Angela Mack’s vision for the Gibbes Museum of Art

May 16, 2022 | Features, Recent Stories

If you are going to present the South honestly in an artistic context, you can’t ignore the cruelties of white supremacy and the experiences of the enslaved.

Staff at the storied Charleston institution has been focused on improving diversity and accessibility

Special to the Philanthropy Journal

By Adam Parker

It was a turning point.

In 1992, the Maryland Historical Society opened an exhibition called “Mining the Museum” by Fred Wilson. The conceptual artist had created a work in an institution that was about that institution and the ways it presented its favored narratives. Wilson was challenging the museum’s assumptions, practices and biases. He was revealing the ways in which alternative experiences and perspectives are sidelined or ignored.

The museum world took notice.

Angela Mack, a curator at the Gibbes Museum of Art in Charleston, S.C., was fascinated by Wilson’s project. She was working at a legacy institution whose collection reflected the conservativism of the Old South and the reluctance of privileged White people to confront the sins of the past and present.

By the 1990s, the Gibbes was in fact no longer living up to its reputation as a staid and proper establishment where portraits of Charleston’s elite and inoffensive cityscapes or marsh views dominated the walls.

Mack had something to do with that.

The Spartanburg native had joined the Gibbes in 1981 as an assistant curator and brought with her a certain expertise in Renaissance art of northern Europe that became immediately useless.

“Everything I learned about American art I learned on the job,” she said.

The job soon revealed its potential.

Angela Mack at the 2016 gala celebrating the reopening of the Gibbes Museum of Art in Charleston, S.C., after an extensive renovation. Mack has been working hard to diversify the museum’s collection and address real-life social issues through innovative and provocative exhibitions. Photo by MCG Photography.

“I just saw how amazing museums could be in terms of telling stories and expanding people’s horizons,” Mack said.

About a decade later, she became chief curator and started to shake things up.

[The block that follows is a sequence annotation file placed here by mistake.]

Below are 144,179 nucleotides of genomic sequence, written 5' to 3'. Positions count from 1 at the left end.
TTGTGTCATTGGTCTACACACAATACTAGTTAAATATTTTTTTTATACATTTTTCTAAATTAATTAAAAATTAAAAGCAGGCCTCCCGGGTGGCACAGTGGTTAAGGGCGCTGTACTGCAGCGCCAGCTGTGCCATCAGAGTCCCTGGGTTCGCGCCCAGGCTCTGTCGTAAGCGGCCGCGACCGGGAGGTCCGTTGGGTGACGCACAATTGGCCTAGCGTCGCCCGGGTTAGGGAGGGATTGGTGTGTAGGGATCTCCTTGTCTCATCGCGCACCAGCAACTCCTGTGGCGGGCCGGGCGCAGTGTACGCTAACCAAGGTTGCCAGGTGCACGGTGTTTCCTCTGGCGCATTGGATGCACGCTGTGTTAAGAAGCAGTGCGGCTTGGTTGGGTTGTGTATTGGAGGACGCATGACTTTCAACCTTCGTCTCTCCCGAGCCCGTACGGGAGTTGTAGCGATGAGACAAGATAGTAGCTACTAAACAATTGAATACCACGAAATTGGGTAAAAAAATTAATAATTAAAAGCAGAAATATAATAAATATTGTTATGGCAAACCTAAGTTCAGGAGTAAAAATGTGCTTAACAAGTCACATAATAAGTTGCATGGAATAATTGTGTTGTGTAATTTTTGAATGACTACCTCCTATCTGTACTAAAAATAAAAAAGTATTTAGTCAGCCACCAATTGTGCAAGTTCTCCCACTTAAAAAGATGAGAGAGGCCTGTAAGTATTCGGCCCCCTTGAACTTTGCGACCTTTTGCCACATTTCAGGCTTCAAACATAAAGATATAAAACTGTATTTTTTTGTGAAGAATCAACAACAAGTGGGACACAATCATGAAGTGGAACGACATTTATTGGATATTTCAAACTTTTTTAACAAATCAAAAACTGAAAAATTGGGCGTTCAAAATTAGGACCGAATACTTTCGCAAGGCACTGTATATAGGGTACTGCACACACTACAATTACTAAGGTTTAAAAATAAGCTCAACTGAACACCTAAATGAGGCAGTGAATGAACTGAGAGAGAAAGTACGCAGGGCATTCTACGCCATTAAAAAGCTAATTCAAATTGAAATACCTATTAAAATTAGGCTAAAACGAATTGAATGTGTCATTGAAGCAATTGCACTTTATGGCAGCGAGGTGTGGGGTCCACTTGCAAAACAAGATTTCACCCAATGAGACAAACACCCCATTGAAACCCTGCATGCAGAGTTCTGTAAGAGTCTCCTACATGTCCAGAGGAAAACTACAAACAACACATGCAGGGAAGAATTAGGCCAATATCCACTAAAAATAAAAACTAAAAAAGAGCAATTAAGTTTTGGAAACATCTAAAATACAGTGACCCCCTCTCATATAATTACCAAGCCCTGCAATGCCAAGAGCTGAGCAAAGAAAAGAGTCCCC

“The first thing I wanted to do is insert the South into the overall story of art, especially the city of Charleston,” she said.

At the time, the South and its myriad artists were generally ignored by museums — unless those artists went to New York to make some kind of post-modern, abstract or conceptual work — and misrepresented in art schools.

The professional art world in the U.S. was eurocentric, and discourse was centered in the northeast region, with some attention paid to the landscapes inspired by western expansion. The idea back then was to solidify a unique American artistic identity, Mack said. The Southern landscape, though, was inseparable from the institution of slavery, a morally reprehensible part of American history the art world preferred to avoid.

“When you look at the evolution of American art as a distinct invention, the South isn’t there,” she said. Its toxic associations obscured all the rest. “That was the reason for ‘In Pursuit of Refinement: Charlestonians Abroad’—to put Charleston on the map.”

In so doing, she did a lot of research and learned about how the old rice and cotton plantations worked, and about the privileged lifestyle of the White planters.

If you are going to present the South honestly in an artistic context, you can’t ignore the cruelties of white supremacy and the experiences of the enslaved.

So in 2008, the Gibbes Museum presented a show called “Landscape of Slavery: The Plantation in American Art.” 

Diversifying the collection

In a sense, it was inspired by Fred Wilson and his mandate of institutional self-examination, except the institution being examined in this case was slavery and the so-called Southern way of life. The exhibition, which turned a critical eye on plantation imagery, was accompanied by a noteworthy catalog and lots of productive engagement.

“That show probably still is at the top of the list in terms of the people it attracted to the museum,” Mack said. “We had as many African Americans attend that show as we did Caucasians.”

Next, in 2009, the Gibbes took a page directly from Wilson’s playbook and decided to scrutinize itself with the show “Prop Master.”

Two artists working in collaboration were given full access to the museum’s collection and encouraged to do whatever they wanted with it. Juan Logan and Susan Harbage Page referenced a history of sexual deviation, racist violence, and anti-Black propaganda. They emphasized a Southern preference for staid portraits of wealthy White people by displaying large portraits of Black people who shared a last name with a famous planter family. And they shed light on the museum’s woeful lack of diversity in its collection.